It’s been well over a year since I picked up “Worlds’ Finest,” which was never a bad book but just hadn’t held my interest that strongly. With that in mind, it seemed like a good a time as any to pop in and see just how this team-up book of Power Girl and Huntress is coming along, courtesy Paul Levitz, R.B. Silva, Scott McDaniel and Joe Weems. (And if nothing else, see how well it follows the “everyone’s issue is someone’s first” school of thought.)
As it turns out, “Worlds’ Finest” #18 is in mid-storyline, as Power Girl’s abilities are going haywire while Huntress tries to save her. That’s the overriding plot of the issue, as they also try and find a character with tattoos, who (presumably, based on what’s presented) stole or altered Power Girl’s superhuman powers. The logic in some of the issue feels a little spotty, though. Something strong enough to take out the Williamsburg Bridge can be stopped by getting dunked in water, for example, and the way that Huntress pulls herself and Power Girl down using a tugboat and some lines doesn’t seem to quite line up with geometry.
On the other hand, I did like the chatting that Power Girl and Huntress (who are originally from Earth-2) had about the duplicates of people they knew from their own universe. It’s a nice touch, and in many ways came to be what I took as the most interesting aspect of the comic. Power Girl randomly blasting a bridge is something that we could read about almost anywhere, but a pair of friends trapped in an alien-yet-similar universe is a real story hook. That’s the sort of material that would bring me back — not a strange horned faux diety.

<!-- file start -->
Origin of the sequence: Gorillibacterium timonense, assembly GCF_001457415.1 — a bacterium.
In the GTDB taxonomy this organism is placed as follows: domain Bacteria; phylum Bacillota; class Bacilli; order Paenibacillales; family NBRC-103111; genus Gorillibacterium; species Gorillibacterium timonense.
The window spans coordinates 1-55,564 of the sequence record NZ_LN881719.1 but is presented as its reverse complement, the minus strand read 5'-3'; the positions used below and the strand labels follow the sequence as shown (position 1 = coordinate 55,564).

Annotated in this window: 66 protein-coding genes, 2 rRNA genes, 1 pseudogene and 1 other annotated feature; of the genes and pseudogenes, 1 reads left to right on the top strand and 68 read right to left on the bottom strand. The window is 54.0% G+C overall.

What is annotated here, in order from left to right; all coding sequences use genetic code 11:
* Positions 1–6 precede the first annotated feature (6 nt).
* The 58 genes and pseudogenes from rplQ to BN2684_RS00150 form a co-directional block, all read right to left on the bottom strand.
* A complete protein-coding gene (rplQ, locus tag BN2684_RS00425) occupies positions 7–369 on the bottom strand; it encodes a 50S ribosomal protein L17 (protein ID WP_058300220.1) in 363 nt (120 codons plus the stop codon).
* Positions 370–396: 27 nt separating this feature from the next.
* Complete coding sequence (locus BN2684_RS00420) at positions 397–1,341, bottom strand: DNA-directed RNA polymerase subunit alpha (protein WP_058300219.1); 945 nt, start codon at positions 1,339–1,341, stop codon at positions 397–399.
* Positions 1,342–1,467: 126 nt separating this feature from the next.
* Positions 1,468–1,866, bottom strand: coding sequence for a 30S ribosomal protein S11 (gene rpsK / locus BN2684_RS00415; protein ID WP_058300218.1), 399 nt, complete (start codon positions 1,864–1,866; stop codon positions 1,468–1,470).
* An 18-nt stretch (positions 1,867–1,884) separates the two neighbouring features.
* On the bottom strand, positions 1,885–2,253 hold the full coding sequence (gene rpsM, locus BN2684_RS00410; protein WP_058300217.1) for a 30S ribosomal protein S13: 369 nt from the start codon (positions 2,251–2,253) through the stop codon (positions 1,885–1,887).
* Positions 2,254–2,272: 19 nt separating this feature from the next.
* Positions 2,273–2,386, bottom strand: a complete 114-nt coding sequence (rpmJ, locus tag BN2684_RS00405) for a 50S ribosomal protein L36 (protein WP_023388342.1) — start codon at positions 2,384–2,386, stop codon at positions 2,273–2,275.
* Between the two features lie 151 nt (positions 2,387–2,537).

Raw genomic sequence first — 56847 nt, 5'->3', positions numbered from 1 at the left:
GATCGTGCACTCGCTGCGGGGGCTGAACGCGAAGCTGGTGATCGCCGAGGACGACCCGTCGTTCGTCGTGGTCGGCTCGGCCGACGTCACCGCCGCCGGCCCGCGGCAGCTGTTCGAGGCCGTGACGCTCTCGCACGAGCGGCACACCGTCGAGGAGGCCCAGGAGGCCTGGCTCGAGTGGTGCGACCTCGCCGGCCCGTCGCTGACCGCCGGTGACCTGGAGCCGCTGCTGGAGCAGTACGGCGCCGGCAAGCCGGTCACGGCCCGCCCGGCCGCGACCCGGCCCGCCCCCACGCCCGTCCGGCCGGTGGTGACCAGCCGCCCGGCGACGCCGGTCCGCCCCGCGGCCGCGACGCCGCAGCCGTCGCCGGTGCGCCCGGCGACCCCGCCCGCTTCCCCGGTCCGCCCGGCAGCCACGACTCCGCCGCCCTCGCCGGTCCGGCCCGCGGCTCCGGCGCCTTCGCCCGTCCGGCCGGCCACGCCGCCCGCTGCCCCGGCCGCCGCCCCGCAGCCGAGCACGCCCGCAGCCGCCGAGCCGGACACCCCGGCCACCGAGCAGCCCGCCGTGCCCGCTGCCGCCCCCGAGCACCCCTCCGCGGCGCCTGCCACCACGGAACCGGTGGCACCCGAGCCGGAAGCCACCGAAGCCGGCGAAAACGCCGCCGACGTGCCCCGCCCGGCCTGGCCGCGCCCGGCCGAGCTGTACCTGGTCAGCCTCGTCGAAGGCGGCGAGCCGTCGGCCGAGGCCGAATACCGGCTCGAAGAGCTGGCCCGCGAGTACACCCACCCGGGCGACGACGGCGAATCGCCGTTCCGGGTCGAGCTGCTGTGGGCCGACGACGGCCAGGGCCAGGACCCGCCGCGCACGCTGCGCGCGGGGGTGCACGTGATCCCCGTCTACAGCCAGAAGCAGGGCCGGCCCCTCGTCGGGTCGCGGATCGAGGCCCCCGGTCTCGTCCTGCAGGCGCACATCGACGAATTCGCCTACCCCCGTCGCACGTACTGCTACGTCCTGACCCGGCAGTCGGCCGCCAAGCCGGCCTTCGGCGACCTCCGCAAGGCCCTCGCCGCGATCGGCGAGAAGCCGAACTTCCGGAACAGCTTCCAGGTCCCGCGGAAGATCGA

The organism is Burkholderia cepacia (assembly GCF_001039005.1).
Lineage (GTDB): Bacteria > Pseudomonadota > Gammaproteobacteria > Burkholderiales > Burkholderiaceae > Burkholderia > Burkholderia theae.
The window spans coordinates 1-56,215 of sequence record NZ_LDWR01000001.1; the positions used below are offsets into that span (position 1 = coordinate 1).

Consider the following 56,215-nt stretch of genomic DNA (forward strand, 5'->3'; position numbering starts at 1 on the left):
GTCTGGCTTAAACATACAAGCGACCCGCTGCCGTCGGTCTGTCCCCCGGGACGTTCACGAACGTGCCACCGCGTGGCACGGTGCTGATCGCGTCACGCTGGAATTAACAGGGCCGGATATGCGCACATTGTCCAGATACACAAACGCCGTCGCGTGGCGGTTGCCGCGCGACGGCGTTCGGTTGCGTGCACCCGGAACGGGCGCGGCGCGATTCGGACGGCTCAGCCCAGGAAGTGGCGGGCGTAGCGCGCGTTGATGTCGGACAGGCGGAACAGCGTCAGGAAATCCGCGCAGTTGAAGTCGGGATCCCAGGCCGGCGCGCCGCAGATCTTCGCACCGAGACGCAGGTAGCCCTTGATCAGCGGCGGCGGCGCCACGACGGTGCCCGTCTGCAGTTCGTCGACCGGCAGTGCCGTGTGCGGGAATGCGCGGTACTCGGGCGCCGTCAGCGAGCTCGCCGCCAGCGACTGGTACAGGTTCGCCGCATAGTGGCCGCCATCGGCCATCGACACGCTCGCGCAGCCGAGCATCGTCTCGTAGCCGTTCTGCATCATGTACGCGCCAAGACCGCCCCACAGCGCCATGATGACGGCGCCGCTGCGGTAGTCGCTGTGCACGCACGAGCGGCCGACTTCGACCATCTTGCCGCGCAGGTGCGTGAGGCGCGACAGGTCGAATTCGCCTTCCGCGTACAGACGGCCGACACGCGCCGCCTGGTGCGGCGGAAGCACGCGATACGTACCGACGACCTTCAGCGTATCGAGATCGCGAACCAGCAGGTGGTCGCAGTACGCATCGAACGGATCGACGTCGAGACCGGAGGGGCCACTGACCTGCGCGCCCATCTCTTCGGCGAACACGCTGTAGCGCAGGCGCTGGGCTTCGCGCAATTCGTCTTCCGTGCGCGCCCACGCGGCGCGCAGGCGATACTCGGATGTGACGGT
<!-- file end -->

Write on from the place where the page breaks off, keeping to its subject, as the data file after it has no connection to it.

McDaniel provides layouts for Silva and Weems, and the end result is a book that doesn’t look as great as I’m used to from Silva. The smooth and slick look that I remember from Silva’s collaborations with Rob Lean just isn’t here; it’s very blocky and rough in spots. It’s hard to tell why that happened (McDaniel’s layouts, Weems’s inks, or even Silva’s pencils are all possibilities) but while it’s not bad it’s also not the lure that Silva normally creates for me. In many ways this looks much more like Scott Kolins’ old art, to the point that I’m sure I’m not the only one who double-checked the credits box. The art is ultimately all right; it doesn’t do anything particularly off (save for the not-at-all-right geometry of how Huntress and Power Girl got dragged into the river, as mentioned earlier), but it also never jumps out as anything more than average.
It was nice to revisit the series via “Worlds’ Finest” #18, if only to see what had happened in my absence. It’s not a bad book, but in the end it’s still not a book that promises to grab interest and compel readers to find out what happens next. There are some good bits here and there, and I’d love to hear that Levitz is focusing more on Power Girl and Huntress adapting to not being in their own universe and less on random attacker of the week. As it is, this book is just all right, nothing more.